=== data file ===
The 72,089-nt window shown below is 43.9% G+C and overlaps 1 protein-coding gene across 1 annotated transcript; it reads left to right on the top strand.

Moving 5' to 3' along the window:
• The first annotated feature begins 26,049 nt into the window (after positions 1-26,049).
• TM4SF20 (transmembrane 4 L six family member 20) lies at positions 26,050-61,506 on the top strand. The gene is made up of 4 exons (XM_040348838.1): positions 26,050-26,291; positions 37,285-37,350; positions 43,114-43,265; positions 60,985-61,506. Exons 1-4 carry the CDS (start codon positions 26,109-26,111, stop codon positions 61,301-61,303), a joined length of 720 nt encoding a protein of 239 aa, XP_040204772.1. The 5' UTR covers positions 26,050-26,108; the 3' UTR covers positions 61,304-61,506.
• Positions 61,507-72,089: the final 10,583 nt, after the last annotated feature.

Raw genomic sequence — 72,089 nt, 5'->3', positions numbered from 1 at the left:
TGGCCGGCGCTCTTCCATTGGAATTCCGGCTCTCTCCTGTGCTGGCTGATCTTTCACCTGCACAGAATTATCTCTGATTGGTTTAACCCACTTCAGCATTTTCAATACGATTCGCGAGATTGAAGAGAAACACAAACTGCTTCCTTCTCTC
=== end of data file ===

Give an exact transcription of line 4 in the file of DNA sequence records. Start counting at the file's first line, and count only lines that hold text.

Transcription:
• TM4SF20 (transmembrane 4 L six family member 20) lies at positions 26,050-61,506 on the top strand. The gene is made up of 4 exons (XM_040348838.1): positions 26,050-26,291; positions 37,285-37,350; positions 43,114-43,265; positions 60,985-61,506. Exons 1-4 carry the CDS (start codon positions 26,109-26,111, stop codon positions 61,301-61,303), a joined length of 720 nt encoding a protein of 239 aa, XP_040204772.1. The 5' UTR covers positions 26,050-26,108; the 3' UTR covers positions 61,304-61,506.